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THE HAGUE, January 22 /TASS/. The University of Amsterdam has replied to a lawsuit filed by four Crimean museums demanding a return of Scythian gold exhibits from the Netherlands to Crimea.
A district court in Amsterdam which is dealing with the Crimean museums’ lawsuit to the University of Amsterdam said that it now expected the museums to answer the letter sent by the University of Amsterdam, the contents of which, however, has not been made public, by February 1, a court representative told TASS on Thursday.
The Scythian gold exhibits were put on view at the Allard Pierson Museum in Amsterdam as part of the “Crimea: Gold and Secrets of the Black Sea” exhibition in February 2014. About 2,000 exhibits were loaned by a museum in Kiev and four museums in Crimea, which was part of Ukraine at the time when the items were consigned to the Netherlands. They included pieces of goldsmithery, weapons and household appliances revealing the rich history of the Crimean peninsula.
The collection of unique exhibits was supposed to have returned home after the exhibition’s closure on August 31.
The problem emerged after Crimea’s reunification with Russia in the March 16 referendum. Both Russia and Ukraine have been claiming the right to the exhibits loaned by the Crimean museums. That is why the University of Amsterdam’s Allard Pierson Museum suspended the artifacts’ handover until a legal solution was found to the dispute.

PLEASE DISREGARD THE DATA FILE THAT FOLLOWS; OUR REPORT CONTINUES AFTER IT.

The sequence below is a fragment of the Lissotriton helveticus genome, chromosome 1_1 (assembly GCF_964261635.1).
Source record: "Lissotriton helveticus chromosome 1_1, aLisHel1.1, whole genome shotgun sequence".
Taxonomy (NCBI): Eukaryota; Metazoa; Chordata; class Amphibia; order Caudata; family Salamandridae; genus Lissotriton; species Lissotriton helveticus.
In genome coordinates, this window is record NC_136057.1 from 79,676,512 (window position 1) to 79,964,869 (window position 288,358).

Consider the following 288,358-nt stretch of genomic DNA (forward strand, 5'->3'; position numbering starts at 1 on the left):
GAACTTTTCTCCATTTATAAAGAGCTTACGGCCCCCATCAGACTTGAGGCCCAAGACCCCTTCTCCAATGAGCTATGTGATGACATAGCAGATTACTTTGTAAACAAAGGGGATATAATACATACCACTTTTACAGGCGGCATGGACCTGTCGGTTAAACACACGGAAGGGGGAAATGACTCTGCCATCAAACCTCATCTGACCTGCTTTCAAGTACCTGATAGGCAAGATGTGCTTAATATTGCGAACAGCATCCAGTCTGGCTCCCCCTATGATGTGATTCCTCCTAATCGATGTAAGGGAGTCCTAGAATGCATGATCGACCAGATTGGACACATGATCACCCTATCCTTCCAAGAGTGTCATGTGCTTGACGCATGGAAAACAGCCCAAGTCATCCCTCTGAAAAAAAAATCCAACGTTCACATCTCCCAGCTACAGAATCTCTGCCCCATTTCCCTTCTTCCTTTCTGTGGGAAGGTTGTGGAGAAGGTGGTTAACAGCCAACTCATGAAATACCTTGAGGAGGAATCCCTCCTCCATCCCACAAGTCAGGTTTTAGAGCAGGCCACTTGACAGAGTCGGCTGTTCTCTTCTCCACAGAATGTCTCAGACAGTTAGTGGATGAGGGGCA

The Kiev-owned exhibits returned to Kiev in September 2014.
In November 2014, four Crimean museums (the Tavrida Central Museum, the Kerch Historical and Cultural Reserve, the Bakhchisaray Historical and Cultural Reserve and the Khersones Tavrichesky National Reserve) filed a lawsuit to the University of Amsterdam demanding a return of the Scythian gold collection to Crimea.
January 21 was the final date when the University of Amsterdam was supposed to give a written reply to the claimant and decide whether a court hearing should be held on the case or additional inquiries should be sent to the litigating parties.
According to our information, the University of Amsterdam responsible for the collection’s preservation reacted to the Crimean museum’s lawsuit on January 22. “However, we do not know what’s in that reply. This information is not public,” the court representative said.
The Crimean museums have stressed it many times that they have the right to claim the collection back because all the exhibits were found in the peninsula’s territory and stored in Crimean museums.